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I have some continuing misunderstandings with my advisor. For some time I am actually doing my research as a one man show, but due to my faults and a lot of work I still did not finish my PhD. I am paid by him, so I still need to have good relations with him.

However, he often gets some real and spam "invitations" to journals and conferences and he always tends to send my work there (he doesn't have more or less anything else). The problems is these journals are often fake journals like from the SCIRP publishing. I managed once persuade him not to send the payment a year ago, but now they wrote him again and he sent them the money and came to me to say that they accepted our article. I do not particularly like to have my name in these "journals".

A similar problems is with conferences. Maybe this one is not that bad– I am even not able to google this random conference about everything in Gdansk now, but they promise publications indexed by ISI or SCOPUS – but I already submitted the paper to two conferences (two disjunct parts of it) I chose and I want to publish it in a good journal from one of them or some other one. I don't know if the extended paper from that conference my boss wants to visit might spoil the better publication.

I also forgot to say he puts himself as a first author. But actually, he writes the complete article himself, but he doesn't have full access to my data, just a couple of graphs and images, so the quality of the articles is not that good, and I prefer not to waste my time to edit articles to these strange places, so it is probably better I am not the first author.

How can I persuade my advisor NOT to publish my work in these 'fake' conferences?

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    Change your advisor. Quickly. – Bitwise Apr 18 '14 at 14:48
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    I miss @JeffE's don't walk, run! comments. – Federico Poloni Apr 18 '14 at 15:49
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    One strategy might be to show him examples of publication venues of researchers whose work he might respect, especially if those are the venues you want to target. The point is that your advisor is not respecting your opinion, so you have to give him an opinion that he would respect. – Suresh Apr 18 '14 at 15:53
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    Sorry, been busy. Don't walk. Run. Your advisor is using you to drag his career into the toilet, and he's taking you with him. Get out. – JeffE Apr 19 '14 at 15:40
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    If you contributed to a paper, it is a violation of ethics (and probably copyright infringement) for your advisor to submit it for publication without your approval. – Max Apr 20 '14 at 8:17
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I've heard similar tales. The realistic side: you can fret, tell your advisor he should try for a better journal, change advisors, or bring it up as an ethics violation. Yet none of those will get your thesis finished.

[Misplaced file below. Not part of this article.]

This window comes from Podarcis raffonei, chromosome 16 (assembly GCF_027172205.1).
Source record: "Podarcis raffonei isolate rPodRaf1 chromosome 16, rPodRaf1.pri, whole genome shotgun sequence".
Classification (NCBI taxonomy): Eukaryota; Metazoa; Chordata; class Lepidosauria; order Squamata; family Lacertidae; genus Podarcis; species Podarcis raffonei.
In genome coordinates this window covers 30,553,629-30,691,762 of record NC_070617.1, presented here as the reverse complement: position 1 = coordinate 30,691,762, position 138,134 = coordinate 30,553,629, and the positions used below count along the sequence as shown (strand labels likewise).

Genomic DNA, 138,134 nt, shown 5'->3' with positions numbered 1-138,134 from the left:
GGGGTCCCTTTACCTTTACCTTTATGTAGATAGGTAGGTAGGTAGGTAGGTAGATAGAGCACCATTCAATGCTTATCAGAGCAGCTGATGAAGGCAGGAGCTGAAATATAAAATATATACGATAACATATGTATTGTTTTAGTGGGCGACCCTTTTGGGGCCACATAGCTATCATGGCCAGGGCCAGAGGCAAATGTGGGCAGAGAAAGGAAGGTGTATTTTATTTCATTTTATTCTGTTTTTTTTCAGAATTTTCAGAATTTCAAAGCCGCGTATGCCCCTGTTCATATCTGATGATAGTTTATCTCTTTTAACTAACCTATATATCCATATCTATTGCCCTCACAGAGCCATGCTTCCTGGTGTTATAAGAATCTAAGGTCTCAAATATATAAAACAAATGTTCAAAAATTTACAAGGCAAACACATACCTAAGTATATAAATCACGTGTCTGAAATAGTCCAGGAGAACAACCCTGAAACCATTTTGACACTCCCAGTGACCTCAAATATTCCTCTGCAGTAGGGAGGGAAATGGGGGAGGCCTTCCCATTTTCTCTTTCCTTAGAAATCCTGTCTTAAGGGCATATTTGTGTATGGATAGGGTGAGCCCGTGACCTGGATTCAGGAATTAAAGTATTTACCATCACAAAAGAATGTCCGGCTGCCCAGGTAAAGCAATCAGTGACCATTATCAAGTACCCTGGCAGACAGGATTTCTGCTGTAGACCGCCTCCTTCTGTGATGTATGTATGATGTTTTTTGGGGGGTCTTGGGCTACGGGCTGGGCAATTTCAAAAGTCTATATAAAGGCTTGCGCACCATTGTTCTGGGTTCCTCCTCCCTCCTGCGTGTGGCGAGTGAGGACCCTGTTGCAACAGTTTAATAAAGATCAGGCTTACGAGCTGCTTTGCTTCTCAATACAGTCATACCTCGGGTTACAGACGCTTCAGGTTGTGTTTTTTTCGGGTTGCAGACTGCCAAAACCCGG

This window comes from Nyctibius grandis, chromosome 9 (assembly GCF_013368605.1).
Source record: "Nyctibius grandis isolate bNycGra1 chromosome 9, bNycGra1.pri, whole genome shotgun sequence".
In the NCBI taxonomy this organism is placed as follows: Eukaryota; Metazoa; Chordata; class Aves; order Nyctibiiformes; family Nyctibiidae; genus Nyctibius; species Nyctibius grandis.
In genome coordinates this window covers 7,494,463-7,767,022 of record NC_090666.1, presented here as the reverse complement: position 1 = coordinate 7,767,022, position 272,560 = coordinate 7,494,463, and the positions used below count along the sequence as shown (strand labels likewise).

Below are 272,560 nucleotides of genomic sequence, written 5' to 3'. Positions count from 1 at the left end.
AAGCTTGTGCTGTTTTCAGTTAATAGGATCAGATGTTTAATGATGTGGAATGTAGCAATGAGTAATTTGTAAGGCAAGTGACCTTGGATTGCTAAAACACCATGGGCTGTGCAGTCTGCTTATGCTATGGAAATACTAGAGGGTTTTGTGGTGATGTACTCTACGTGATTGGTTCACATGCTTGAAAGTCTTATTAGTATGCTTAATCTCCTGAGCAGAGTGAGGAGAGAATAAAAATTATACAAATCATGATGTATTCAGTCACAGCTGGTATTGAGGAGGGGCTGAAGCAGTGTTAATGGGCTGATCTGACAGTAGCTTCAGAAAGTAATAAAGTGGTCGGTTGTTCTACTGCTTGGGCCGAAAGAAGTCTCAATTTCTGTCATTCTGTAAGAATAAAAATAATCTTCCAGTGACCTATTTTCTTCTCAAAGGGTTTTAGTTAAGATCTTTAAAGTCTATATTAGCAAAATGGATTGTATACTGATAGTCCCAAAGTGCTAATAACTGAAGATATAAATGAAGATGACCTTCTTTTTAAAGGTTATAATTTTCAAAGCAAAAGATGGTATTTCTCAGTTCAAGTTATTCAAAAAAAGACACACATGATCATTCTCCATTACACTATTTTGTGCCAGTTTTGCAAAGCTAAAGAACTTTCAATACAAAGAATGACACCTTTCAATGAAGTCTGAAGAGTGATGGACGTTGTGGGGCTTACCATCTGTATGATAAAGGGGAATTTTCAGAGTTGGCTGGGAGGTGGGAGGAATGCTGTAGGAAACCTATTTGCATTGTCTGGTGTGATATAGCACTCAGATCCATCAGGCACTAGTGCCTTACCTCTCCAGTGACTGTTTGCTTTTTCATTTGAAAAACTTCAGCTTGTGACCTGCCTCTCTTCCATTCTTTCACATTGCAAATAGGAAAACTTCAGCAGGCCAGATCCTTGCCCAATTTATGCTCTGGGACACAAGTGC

You need to concentrate on finishing your thesis. & if that means you need to stop all other projects, then that's what you do. Apparently, you're sidetracking...writing other papers, in addition to your thesis? Or, is it that your advisor has a lot of paper ideas (or you get enthusiastic about new ideas and present the ideas to your advisor?) and you've been very willing to work on more projects? (This can be a double-edged sword...tempting to get involved in several papers/studies, but it keeps you away from your thesis)

You should have a list of journals that are acceptable to you (starting from the best, elite journals to good solid B journals), why are you waiting for your advisor to send YOUR work to a conference or a publication ? Based on your description of the issue, these papers are actually coauthored (with your advisor)- your advisor did the writing, with some of your data.

Now that creates a slightly different problem, -- and it is one you will have to resolve (maybe repeatedly) for your entire career. Some coauthors will send a paper anywhere..because some schools don't care where the paper is presented or published (oh, those schools will prefer elite journals, but at many schools, quantity is more important than quality).

My suggestion: finish the thesis. Don't show any other work to your advisor.

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You can easily argument that you opt to publish in A1 journal papers and P1 indexed proceedings and thus only the connected conferences. If your work is good enough though, or if you are willing to invest the time to make the effort.

Take a look at the impact factor of the journal and see if they (as well as proceedings btw) are in the ISI web of knowledge/science list.

You can also use this tool: publish or perish to check the impact of journals/proceedings (it works in win, osx and with wine in linux).

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